Regional Reviews: St. Louis
Ben Ritchie, long the king of understatement on local stages, starts off quietly enough here in the title role under the direction of Suki Peters. But by the time Banquo's ghost has come and gone, Mr. Ritchie has created a swashbuckling performance with increasingly fiery rages, and even some unexpected acrobatics. And (when a "dagger" appears before him) his rock-solid powers of credibility and understatement come in pretty handy, too. Well played, Mr. Ritchie; you caught me completely by surprise.
But as I sat there before the show, considering the prospect of a chilly, Bergmanesque Scot, I was greatly relieved to see Michelle Hand would be playing his Lady Macbeth. She's always great, and when the moment came, I even stopped taking notes to just to soak-up her mesmerizing nightmare scene, as the actress silently, hypnotically washed her guilty hands.
This Macbeth has an almost Coen brothers (or Tarantino-esque) character-wit to it, in which Macduff transforms into a near-superhero: a fearsome vixen (Maggie Wininger) in skin-tight, black fighting gear and blood red heels (costumes by JC Krajicek). And then there's a sort of background character (Dustin Allison as Lennox) who unselfconsciously munches snacks throughout his scenes, adding a strange, funny directorial flourish to the usual expositionand one which keeps the play's feet firmly planted on the (dangerously shifting) ground.
The witches come and go in seeming meekness in servants' guises, which adds a dose of almost invisible fiendishness. And when they're alone in the forest, they have a fantastic "disappearance" after their first scene with Macbeth. Chuck Brinkley turns the Porter's speech into a very nice series of "knock-knock" jokes. And much later, Hecate (Wendy Farmer), in her fury, is operatically splendid towering over it all, smashing forest demons like ninepins.
But of course it all hangs on the relationships. And those are beautifully handled and fleshed out under Ms. Peters' direction: Macbeth's ties to Banquo (Maxwell Knocke) heighten the eventual anguish of the latter's murder; and perhaps most importantly, this Lady Macbeth (Ms. Hand) is so close to her husband that she never has to resort to Shatnerian madness to push him forward and, needless to say, off the edge.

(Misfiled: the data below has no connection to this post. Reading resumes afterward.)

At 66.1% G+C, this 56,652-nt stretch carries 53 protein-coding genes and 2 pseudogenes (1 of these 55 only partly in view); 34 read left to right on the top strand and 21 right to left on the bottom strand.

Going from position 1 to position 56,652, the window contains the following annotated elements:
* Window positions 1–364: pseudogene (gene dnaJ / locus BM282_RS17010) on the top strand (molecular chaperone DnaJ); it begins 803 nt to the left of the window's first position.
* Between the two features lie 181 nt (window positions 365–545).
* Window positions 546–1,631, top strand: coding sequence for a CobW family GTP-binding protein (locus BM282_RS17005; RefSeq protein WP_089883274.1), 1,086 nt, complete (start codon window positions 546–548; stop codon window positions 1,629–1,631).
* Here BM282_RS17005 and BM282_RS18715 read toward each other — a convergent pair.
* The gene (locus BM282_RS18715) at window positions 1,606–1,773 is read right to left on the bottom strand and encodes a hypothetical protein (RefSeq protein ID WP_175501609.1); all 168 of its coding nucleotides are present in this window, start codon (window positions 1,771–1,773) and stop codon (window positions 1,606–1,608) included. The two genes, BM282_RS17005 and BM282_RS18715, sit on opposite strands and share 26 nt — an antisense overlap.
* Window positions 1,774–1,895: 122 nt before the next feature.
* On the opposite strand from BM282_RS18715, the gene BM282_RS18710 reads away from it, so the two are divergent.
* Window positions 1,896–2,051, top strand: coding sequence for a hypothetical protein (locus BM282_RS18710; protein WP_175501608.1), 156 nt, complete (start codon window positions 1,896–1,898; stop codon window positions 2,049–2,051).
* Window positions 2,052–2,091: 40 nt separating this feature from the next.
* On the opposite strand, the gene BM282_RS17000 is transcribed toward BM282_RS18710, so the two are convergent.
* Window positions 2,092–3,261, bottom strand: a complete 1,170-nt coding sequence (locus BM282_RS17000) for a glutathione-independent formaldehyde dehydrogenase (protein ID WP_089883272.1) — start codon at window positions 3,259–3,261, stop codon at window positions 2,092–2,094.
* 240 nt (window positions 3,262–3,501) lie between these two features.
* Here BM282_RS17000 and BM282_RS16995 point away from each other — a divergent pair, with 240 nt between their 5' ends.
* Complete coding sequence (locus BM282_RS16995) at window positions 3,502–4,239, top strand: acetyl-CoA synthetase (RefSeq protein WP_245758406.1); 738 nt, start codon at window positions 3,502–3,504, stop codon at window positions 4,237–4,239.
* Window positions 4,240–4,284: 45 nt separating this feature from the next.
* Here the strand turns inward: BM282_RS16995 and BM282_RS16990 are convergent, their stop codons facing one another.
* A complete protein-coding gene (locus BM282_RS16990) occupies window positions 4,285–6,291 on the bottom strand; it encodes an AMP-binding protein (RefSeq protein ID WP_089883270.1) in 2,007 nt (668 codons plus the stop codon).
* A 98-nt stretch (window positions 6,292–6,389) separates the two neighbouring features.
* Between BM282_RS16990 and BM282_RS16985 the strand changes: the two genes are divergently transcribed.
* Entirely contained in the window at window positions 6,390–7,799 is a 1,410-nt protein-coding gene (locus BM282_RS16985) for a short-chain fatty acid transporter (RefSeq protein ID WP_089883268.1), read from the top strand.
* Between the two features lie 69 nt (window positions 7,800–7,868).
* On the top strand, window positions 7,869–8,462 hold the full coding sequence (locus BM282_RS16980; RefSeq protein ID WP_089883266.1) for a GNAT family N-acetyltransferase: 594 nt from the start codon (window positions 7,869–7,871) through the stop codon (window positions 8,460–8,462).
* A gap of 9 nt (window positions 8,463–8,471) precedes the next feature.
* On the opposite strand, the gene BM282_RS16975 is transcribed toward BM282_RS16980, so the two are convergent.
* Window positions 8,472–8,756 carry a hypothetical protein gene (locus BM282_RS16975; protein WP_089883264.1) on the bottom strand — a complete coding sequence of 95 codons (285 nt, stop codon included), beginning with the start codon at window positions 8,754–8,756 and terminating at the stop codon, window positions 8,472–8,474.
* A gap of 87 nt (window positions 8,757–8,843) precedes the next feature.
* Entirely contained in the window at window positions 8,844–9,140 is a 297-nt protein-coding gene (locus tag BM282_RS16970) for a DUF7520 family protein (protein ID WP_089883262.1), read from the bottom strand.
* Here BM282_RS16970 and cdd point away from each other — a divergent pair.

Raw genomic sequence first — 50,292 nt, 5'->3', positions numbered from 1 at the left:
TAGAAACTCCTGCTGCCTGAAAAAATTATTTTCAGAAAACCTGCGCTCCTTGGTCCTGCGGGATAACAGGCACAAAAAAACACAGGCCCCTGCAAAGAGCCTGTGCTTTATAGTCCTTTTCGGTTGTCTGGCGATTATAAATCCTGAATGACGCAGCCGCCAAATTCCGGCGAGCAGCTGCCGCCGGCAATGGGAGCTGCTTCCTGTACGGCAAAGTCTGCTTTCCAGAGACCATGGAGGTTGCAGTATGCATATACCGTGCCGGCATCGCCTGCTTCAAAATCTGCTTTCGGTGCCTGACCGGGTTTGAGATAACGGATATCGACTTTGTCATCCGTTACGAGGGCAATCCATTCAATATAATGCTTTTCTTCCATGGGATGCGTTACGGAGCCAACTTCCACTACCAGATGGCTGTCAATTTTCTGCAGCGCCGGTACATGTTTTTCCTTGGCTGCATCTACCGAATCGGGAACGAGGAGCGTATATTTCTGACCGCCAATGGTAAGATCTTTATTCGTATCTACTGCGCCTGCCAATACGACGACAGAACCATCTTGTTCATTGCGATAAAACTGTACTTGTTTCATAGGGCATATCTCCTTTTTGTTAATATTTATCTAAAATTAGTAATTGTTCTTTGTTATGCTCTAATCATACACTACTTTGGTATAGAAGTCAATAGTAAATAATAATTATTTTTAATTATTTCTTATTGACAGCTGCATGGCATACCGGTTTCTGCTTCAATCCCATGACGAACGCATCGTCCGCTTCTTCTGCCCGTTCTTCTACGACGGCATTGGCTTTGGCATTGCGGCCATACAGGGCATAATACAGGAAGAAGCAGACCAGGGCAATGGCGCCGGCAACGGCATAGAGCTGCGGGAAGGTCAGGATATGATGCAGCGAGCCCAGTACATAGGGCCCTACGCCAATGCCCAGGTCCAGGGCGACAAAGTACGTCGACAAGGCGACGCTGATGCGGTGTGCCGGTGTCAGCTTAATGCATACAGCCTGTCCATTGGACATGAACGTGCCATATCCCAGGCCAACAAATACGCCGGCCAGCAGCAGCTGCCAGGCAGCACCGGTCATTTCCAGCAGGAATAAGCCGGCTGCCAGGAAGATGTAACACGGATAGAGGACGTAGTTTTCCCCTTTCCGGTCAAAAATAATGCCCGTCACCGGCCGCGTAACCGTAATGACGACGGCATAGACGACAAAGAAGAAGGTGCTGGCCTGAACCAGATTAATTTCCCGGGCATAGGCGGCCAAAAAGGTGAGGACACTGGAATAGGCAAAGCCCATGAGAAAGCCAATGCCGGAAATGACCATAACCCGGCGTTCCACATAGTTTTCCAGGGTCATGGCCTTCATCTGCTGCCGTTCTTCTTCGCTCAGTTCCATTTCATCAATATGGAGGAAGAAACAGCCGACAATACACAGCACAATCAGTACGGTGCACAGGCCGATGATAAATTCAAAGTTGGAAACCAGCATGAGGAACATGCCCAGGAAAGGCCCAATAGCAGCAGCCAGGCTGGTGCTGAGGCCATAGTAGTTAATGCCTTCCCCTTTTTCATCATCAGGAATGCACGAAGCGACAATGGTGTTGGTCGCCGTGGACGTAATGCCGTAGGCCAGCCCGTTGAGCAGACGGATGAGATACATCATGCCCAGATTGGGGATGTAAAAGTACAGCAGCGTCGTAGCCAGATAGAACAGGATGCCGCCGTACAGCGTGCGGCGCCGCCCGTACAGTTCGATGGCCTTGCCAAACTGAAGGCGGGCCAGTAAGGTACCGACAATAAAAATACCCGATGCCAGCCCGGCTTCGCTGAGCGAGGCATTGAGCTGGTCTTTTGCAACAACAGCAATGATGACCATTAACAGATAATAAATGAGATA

It's a show that's usually produced once or twice a year, because it's so goodwags will say it's a crowd pleaser, for all the blood and madness. Historians tell us it became a "cursed" play because (time and again) it was the last-ditch, sure-fire hit any failing theater company could put on for very little money, just as it was all crashing down for them. But even today, critics have been known to groan in dismay on their way to The Scottish Play, just out of repetition.
And yet it's never the same show twicesometimes it's tricked-up beyond recognition with special effects, and sometimes it's stripped-down to just three people in the park, running around frantically, focusing entirely on the great words and action. This newest Macbeth is visually interesting and aurally inspired; right down the middle for production values; surprisingly creative in some great new ways; and boasting an unexpectedly stylish leading man.
Through October 16, 2016, at the Ivory Theater, 7620 Michigan Ave. For more information visit www.stlshakespeare.org.
Cast (in order of appearance)
Artistic and Technical Personnel